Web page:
Market Overview

Using the MACD to Spot Over-Bought and Over-Sold Conditions

Using the MACD to Spot Over-Bought and Over-Sold Conditions

One of the most effective MACD techniques is seen when traders are looking to identify over-bought and over-sold conditions in the forex markets.  In these cases, traders will be looking for prices to show a dramatic rise or a dramatic fall that does not match historical tendencies.  If prices rise too high, too quickly, there is a relatively small likelihood that prices can sustain themselves at those elevated levels.  Similarly, if prices fall too far, too quickly, there is a small chance that prices can sustain themselves at those historically inexpensive levels (without buyers coming in to capitalize on the opportunity).

So how to we spot these occasions?  And how, exactly, do we define an over-bought or over-sold condition?  When looking at the MACD indicator, we define these extreme conditions as any instance where the shorter-term moving average is seen pulling away from (or diverging from) the longer-term moving average.  What this is telling traders is that a currency has strayed too far from its historical averages and there is a strong chance that prices will be forced to return back to normal trading levels.

Zero Line

Another factor to consider in these cases is the zero line, which is a central aspect of the MACD indicator that serves as a foundation for directional price forecasting. When prices move below (or back above) the zero line, the MACD indicator is telling us that the shorter-term moving average is making changes in position in relation to the longer-term average.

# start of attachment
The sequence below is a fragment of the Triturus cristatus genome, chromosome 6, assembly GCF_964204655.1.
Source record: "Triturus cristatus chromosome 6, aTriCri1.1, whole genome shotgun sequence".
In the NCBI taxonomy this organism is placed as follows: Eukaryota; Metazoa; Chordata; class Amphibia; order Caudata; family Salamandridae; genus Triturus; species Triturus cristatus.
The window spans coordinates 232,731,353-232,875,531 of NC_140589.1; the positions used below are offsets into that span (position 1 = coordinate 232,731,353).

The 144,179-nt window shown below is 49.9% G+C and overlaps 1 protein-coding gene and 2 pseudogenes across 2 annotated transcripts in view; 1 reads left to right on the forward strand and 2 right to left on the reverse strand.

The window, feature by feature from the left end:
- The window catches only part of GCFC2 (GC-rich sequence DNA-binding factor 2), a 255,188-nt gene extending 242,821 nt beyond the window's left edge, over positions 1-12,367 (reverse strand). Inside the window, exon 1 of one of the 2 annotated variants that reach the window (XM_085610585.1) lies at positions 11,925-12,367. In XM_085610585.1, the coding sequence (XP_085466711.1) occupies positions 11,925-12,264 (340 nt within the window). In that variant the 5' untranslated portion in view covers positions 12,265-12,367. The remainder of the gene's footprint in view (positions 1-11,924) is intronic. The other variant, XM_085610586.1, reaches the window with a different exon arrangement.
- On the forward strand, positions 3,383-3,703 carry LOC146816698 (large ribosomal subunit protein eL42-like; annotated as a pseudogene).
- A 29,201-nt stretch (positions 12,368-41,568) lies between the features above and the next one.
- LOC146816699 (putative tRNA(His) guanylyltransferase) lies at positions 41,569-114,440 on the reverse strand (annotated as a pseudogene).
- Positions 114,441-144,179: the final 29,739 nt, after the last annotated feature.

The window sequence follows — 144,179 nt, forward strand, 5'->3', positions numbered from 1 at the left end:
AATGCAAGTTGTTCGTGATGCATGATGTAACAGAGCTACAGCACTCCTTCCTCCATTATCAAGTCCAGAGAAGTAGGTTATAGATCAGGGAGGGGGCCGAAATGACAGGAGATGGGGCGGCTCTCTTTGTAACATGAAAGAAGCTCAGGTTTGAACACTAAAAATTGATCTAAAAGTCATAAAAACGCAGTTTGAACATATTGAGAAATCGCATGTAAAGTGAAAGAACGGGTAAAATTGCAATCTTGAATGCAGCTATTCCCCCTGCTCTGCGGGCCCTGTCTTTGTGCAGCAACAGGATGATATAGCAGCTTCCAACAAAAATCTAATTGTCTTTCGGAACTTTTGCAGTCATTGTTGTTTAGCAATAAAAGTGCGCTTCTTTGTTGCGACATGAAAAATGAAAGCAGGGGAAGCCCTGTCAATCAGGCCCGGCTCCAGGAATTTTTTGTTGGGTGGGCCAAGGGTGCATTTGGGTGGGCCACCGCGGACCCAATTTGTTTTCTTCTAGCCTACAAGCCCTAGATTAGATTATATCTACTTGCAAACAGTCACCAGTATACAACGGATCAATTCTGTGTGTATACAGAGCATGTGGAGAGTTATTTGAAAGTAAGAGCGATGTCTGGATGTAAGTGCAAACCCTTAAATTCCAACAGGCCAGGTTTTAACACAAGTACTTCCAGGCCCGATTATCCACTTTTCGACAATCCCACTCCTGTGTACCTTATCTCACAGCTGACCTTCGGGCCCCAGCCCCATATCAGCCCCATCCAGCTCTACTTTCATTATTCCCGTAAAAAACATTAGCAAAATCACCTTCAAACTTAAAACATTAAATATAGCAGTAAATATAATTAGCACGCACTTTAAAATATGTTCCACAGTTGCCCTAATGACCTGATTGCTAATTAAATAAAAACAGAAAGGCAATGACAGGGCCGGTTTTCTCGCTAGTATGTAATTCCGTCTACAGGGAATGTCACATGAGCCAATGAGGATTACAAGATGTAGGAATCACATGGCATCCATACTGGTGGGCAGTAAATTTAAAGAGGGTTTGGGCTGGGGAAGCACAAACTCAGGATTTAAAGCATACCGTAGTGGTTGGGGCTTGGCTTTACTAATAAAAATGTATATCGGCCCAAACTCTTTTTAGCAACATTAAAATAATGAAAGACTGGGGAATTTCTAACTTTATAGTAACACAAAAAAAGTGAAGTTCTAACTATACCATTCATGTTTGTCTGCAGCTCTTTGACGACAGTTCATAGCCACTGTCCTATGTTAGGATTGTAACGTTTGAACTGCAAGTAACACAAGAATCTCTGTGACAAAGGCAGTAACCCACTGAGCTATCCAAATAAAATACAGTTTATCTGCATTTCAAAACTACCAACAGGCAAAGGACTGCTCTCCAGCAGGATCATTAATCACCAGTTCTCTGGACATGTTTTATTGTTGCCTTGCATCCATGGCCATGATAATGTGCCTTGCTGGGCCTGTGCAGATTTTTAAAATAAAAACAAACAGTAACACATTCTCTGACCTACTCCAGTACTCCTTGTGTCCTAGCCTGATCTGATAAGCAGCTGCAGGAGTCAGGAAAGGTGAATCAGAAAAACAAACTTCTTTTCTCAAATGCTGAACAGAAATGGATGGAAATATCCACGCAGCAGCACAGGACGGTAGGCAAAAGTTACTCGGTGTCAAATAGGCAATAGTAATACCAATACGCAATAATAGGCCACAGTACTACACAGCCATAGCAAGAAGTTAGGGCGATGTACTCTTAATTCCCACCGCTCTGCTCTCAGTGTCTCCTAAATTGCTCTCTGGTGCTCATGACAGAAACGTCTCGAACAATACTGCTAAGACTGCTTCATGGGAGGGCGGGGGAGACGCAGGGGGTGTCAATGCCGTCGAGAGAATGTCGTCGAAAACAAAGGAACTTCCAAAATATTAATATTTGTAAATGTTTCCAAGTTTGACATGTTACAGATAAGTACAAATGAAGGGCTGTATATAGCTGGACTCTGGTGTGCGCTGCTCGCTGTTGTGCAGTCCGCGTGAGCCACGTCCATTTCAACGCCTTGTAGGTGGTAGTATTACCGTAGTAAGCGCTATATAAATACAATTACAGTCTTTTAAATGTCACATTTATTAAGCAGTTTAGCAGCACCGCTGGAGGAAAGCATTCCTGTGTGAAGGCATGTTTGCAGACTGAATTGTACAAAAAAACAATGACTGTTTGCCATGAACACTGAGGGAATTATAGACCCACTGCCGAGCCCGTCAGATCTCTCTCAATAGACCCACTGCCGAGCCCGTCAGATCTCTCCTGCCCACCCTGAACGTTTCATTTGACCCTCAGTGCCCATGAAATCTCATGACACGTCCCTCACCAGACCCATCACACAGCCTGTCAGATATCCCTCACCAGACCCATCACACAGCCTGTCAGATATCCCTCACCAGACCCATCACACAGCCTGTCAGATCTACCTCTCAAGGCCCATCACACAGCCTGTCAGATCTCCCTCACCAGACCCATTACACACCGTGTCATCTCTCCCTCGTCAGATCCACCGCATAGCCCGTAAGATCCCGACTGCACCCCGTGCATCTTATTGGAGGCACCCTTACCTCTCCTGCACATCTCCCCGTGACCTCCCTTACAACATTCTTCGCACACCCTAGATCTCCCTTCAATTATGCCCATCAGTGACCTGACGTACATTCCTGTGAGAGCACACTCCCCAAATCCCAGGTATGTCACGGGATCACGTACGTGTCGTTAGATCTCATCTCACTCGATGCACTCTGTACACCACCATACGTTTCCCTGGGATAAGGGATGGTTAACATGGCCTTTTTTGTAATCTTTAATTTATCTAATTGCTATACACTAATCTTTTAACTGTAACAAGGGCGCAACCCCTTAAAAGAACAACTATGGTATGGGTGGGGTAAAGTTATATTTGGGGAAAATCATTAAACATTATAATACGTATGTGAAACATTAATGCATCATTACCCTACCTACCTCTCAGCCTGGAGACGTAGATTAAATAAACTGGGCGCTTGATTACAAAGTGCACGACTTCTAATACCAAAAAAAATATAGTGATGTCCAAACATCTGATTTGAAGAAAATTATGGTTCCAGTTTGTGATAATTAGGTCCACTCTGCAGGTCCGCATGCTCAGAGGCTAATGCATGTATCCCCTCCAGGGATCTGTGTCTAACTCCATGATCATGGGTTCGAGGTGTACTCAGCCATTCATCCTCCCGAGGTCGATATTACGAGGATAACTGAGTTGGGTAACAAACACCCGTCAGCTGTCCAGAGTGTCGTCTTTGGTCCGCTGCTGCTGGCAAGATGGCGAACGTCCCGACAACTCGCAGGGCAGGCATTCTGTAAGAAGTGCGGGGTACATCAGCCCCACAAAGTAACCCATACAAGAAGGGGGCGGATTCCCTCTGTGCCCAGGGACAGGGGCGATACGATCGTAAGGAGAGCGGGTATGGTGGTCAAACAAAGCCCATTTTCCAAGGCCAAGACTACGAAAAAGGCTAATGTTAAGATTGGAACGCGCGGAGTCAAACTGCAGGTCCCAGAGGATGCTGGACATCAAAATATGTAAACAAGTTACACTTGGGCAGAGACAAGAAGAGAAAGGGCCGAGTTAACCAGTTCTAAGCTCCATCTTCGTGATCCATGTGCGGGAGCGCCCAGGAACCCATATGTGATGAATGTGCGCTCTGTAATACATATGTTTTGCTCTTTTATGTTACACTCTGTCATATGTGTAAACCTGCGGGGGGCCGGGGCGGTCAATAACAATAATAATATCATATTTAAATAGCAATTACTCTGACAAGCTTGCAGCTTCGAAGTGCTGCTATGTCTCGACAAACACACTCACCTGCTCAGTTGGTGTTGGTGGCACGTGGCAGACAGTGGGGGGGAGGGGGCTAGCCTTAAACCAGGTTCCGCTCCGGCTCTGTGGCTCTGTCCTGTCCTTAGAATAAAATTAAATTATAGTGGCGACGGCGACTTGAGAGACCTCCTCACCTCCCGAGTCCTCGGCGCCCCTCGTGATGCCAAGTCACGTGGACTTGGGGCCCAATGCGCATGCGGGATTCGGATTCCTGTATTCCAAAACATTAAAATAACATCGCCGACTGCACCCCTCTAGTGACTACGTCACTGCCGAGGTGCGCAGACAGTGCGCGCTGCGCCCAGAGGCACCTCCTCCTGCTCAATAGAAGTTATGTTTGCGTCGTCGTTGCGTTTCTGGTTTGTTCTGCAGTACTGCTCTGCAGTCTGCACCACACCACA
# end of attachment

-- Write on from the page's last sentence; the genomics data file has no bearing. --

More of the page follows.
“In cases where the MACD is higher than the zero line,” said Haris Constantinou, markets analyst at TeleTrade, “we can see that the shorter-term average has risen higher than the longer-term average.”  This is a key signal for forex traders because it suggests that the currency pair is producing positive momentum and that prices are likely to continue rallying in the future.

In bearish scenarios, the opposite characteristics will be seen.  In these instances, you will find that the MACD is crossing below the zero line, and we will be able to see that the shorter-term average has fallen below the longer-term average.  This is a key signal for forex traders because it suggests that the currency pair is producing negative momentum and that prices are likely to continue declining in the future.

A final point to note in these cases is that when looking at the zero line on the MACD layout, there will be many situations where the zero line can serve to act as something similar to support and resistance in the MACD indicator.  The indicator reading will generally have a difficult time pushing through the zero line because this signals that the market momentum is changing and this is never an easy thing for market participants to accept.  The reason for this is that many positions will have to be closed (and possibly reversed) and this can take some time before the process is complete and market momentum is actually able to see a real shift. 

The following article is from one of our external contributors. It does not represent the opinion of Benzinga and has not been edited.

Posted-In: Technicals Markets Trading Ideas

 

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